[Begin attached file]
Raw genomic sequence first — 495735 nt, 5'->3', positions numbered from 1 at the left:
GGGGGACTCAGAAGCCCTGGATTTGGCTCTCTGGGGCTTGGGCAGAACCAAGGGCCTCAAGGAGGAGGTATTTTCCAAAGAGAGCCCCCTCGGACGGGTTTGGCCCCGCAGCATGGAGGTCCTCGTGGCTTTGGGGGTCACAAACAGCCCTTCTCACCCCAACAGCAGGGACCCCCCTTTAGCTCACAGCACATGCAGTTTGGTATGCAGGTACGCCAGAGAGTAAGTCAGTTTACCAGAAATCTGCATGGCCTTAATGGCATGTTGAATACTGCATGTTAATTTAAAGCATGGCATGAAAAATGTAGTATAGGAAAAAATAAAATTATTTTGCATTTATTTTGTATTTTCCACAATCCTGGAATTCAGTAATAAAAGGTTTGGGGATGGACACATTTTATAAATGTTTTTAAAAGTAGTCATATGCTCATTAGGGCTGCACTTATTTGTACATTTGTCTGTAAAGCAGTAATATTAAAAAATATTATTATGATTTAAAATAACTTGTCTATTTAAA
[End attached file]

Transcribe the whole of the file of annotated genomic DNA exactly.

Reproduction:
Raw genomic sequence first — 495735 nt, 5'->3', positions numbered from 1 at the left:
GGGGGACTCAGAAGCCCTGGATTTGGCTCTCTGGGGCTTGGGCAGAACCAAGGGCCTCAAGGAGGAGGTATTTTCCAAAGAGAGCCCCCTCGGACGGGTTTGGCCCCGCAGCATGGAGGTCCTCGTGGCTTTGGGGGTCACAAACAGCCCTTCTCACCCCAACAGCAGGGACCCCCCTTTAGCTCACAGCACATGCAGTTTGGTATGCAGGTACGCCAGAGAGTAAGTCAGTTTACCAGAAATCTGCATGGCCTTAATGGCATGTTGAATACTGCATGTTAATTTAAAGCATGGCATGAAAAATGTAGTATAGGAAAAAATAAAATTATTTTGCATTTATTTTGTATTTTCCACAATCCTGGAATTCAGTAATAAAAGGTTTGGGGATGGACACATTTTATAAATGTTTTTAAAAGTAGTCATATGCTCATTAGGGCTGCACTTATTTGTACATTTGTCTGTAAAGCAGTAATATTAAAAAATATTATTATGATTTAAAATAACTTGTCTATTTAAA